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Community and Q&A

Fire Barrier

itserich | Posted in Building Code Questions on

I am installing rigid foam and am considering fire barriers.

Based on this chart, it appears the following are currently accepted fire barriers in occupied space:

Wood Panel / Particle Board / Plywood – 15/32″
Drywall – 1/2″
Steel Base Metal – .016 (?)
Aluminum Base Metal – .032 (?)
Mineral Fiber Insulation – 2″

Thermax insulation is also apparently an approved barrier in attics and crawl spaces, but not occupied spaces, so perhaps it is not as good as the other options.

Two questions. First, is there an overview of the barriers, as to what works best at preventing the spread of fire? Are there any other options?

Second, is steel or aluminum used indoor?This will be a large area, not a small area such as only the rim joists. Drywall is heavy, don’t know the weight of the wood.


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  1. GBA Editor
    Martin Holladay | | #1

    Most building codes, including the International Residential Code (IRC), require spray foam insulation (including foam installed on the interior of basement walls) to be covered with a 15-minute thermal barrier. However, if the spray foam is located in a crawlspace or an attic “where entry is made only for service of utilities,” the code permits the installation of a less stringent covering: an ignition barrier rather than a 15-minute thermal barrier. In sections R314.5.3 and R314.5.4, the IRC defines an ignition barrier as one of six permissible materials: 1 ½-inch-thick mineral fiber insulation; ¼-inch-thick wood structural panels (e.g., plywood); 3/8-inch particleboard; ¼-inch-thick hardboard; 3/8-inch-thick gypsum board; or corrosion-resistant steel having a base metal thickness of 0.016 inch. Presumably, code officials also permit the installation of thicker versions of any of the six listed materials.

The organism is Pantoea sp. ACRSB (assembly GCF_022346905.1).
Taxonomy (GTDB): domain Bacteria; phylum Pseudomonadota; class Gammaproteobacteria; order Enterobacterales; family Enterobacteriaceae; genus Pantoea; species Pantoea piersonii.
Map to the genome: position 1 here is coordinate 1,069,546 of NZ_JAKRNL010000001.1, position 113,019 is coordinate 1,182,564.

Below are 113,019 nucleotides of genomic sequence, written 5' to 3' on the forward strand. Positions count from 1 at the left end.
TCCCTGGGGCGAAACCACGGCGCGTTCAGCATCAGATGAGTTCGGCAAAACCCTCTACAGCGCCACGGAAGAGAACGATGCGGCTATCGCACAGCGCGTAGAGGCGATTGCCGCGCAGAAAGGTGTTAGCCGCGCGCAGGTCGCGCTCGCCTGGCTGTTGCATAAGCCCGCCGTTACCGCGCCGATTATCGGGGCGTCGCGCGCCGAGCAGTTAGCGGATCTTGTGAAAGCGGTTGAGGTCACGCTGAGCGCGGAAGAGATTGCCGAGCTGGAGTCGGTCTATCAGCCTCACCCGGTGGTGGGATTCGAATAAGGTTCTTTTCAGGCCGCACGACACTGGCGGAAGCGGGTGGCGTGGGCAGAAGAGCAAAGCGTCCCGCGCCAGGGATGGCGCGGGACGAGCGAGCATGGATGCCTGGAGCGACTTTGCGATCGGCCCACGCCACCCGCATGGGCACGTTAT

2. Expert Member
    Dana Dorsett | | #2

    " First, is there an overview of the barriers, as to what works best at preventing the spread of fire?"

    In rough order:

    Wood will eventually ignite and sustain flame on it's own

    Gypsum with paper facers can spread fire once the paper lights off, but has low fuel content on it's own.

    Aluminum & steel have fairly high ignition temperatures so your house is already toast if they light off.

    Rock wool will still be intact long after the house has gone up in smoke- it won't melt fall apart or burn even at VERY high temperatures (temperatures well above which fiberglass would melt.)

    I'm surprised that a mere 2" of rock wool qualifies though- I had always remembered 3".

  3. itserich | | #3

    Thank you Dana and Martin.

    Metal is epxensive and hard to work with (I think). Wool sounds like a great barrier but not rigid enough to leave exposed on the interior.

    So will probably choose between Drywall Type X or wood. I have not worked with drywall but it seems to be messy.

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